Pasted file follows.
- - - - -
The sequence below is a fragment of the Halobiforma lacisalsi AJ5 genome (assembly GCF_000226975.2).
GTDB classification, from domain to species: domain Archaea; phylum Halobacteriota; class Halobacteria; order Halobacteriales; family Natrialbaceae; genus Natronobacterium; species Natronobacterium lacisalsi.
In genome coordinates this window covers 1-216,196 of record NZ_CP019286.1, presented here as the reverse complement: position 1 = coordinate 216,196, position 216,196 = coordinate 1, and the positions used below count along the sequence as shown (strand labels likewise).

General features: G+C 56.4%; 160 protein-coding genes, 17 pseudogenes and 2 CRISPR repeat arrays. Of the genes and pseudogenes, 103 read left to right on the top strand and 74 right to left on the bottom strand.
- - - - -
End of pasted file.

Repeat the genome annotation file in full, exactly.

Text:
The sequence below is a fragment of the Halobiforma lacisalsi AJ5 genome (assembly GCF_000226975.2).
GTDB classification, from domain to species: domain Archaea; phylum Halobacteriota; class Halobacteria; order Halobacteriales; family Natrialbaceae; genus Natronobacterium; species Natronobacterium lacisalsi.
In genome coordinates this window covers 1-216,196 of record NZ_CP019286.1, presented here as the reverse complement: position 1 = coordinate 216,196, position 216,196 = coordinate 1, and the positions used below count along the sequence as shown (strand labels likewise).

General features: G+C 56.4%; 160 protein-coding genes, 17 pseudogenes and 2 CRISPR repeat arrays. Of the genes and pseudogenes, 103 read left to right on the top strand and 74 right to left on the bottom strand.